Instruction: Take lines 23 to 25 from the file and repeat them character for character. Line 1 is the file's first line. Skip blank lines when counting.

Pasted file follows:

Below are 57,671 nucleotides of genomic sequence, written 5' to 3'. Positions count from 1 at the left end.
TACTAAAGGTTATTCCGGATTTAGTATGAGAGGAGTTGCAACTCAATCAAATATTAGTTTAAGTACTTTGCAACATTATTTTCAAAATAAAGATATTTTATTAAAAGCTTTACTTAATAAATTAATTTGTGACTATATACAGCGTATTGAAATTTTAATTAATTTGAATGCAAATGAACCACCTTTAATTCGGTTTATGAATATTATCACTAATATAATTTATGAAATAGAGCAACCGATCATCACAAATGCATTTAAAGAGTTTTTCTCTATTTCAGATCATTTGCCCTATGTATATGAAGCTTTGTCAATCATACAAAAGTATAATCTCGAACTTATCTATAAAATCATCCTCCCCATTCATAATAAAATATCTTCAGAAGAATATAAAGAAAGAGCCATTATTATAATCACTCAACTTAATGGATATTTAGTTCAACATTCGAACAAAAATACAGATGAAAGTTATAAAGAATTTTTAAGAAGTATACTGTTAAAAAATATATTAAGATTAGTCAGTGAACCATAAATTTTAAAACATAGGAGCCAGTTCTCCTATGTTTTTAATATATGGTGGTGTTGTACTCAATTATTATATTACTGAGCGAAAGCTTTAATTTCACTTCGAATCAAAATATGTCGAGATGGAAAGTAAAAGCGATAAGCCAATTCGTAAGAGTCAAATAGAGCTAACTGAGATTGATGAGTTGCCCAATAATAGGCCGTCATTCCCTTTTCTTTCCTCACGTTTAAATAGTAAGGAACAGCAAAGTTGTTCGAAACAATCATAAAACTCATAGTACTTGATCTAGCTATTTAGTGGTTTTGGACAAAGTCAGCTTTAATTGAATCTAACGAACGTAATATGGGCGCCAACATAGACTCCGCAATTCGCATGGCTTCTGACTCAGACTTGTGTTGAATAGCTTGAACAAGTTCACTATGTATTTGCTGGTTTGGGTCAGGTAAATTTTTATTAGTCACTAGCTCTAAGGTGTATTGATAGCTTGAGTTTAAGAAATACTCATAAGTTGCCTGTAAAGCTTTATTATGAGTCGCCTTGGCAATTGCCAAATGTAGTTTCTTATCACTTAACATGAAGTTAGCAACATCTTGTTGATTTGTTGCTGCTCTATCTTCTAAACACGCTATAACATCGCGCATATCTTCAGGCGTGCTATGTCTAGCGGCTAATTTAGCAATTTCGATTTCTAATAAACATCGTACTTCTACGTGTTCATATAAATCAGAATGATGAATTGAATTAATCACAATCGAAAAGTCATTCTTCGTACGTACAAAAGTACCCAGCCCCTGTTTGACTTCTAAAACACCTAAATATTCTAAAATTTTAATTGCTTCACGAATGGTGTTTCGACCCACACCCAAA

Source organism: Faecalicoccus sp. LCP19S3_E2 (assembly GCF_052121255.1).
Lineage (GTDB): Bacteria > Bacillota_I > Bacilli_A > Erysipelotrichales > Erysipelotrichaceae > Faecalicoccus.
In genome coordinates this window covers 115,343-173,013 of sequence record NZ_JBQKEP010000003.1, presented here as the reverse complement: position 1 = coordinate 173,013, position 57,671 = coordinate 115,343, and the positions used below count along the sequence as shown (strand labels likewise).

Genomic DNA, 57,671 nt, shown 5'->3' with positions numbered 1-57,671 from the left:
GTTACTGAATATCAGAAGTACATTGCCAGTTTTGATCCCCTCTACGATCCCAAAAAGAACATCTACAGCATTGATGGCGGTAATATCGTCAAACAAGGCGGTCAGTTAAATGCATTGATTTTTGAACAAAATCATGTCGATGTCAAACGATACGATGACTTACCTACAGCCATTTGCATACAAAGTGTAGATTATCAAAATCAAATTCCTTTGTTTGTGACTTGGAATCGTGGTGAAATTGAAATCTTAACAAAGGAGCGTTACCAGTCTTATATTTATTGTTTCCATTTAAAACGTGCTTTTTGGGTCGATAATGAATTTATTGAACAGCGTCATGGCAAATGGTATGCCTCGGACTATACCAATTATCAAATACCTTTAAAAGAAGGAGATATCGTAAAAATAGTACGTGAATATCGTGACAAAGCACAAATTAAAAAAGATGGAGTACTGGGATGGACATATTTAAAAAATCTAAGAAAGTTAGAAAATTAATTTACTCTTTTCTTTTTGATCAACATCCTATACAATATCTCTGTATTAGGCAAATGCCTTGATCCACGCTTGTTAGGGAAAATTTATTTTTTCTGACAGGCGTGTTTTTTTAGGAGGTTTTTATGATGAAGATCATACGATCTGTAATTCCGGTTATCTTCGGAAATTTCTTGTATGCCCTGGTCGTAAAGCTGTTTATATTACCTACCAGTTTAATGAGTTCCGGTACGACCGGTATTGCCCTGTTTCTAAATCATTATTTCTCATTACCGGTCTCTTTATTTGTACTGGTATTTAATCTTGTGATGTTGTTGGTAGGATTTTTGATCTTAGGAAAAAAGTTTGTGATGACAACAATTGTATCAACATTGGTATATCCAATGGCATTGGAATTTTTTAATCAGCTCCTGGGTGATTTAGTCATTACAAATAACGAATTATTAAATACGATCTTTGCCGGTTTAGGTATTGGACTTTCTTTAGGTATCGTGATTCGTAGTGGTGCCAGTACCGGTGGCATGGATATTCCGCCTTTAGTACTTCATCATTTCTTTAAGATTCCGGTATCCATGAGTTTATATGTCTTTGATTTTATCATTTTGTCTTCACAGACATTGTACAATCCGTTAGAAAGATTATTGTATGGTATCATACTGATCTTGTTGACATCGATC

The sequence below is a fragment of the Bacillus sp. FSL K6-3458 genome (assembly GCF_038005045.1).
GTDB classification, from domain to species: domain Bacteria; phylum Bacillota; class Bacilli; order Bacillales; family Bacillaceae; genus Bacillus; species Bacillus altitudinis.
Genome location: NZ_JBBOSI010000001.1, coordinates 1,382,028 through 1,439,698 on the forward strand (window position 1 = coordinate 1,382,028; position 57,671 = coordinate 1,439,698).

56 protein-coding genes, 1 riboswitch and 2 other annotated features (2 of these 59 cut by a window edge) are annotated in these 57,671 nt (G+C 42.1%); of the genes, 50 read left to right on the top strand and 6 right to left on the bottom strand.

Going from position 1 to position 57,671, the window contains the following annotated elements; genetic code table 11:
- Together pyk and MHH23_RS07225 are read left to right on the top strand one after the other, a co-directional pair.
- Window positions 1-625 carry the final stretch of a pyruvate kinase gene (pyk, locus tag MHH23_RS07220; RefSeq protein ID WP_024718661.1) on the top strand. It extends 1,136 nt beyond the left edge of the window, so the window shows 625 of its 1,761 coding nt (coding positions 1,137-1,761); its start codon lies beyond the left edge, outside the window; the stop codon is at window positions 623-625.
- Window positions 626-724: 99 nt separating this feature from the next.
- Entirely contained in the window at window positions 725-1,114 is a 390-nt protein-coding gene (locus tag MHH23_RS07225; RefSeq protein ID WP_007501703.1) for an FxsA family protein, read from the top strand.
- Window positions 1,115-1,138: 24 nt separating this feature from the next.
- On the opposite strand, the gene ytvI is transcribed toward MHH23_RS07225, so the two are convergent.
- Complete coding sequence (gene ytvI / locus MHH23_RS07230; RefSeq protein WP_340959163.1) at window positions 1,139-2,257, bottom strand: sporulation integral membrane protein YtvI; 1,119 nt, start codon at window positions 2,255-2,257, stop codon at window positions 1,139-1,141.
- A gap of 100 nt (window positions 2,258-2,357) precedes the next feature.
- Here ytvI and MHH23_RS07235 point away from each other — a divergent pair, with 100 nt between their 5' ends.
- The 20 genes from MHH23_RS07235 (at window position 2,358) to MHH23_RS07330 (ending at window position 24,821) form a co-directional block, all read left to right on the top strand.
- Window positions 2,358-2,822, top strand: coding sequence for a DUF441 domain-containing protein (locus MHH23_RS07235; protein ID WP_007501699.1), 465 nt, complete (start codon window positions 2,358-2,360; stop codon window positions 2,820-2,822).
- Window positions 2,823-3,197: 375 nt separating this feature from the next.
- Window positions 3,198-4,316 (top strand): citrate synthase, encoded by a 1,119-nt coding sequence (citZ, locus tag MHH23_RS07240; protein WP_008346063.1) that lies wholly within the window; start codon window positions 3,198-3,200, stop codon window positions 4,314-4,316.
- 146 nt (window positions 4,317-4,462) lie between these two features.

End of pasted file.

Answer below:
- Window positions 2,358-2,822, top strand: coding sequence for a DUF441 domain-containing protein (locus MHH23_RS07235; protein ID WP_007501699.1), 465 nt, complete (start codon window positions 2,358-2,360; stop codon window positions 2,820-2,822).
- Window positions 2,823-3,197: 375 nt separating this feature from the next.
- Window positions 3,198-4,316 (top strand): citrate synthase, encoded by a 1,119-nt coding sequence (citZ, locus tag MHH23_RS07240; protein WP_008346063.1) that lies wholly within the window; start codon window positions 3,198-3,200, stop codon window positions 4,314-4,316.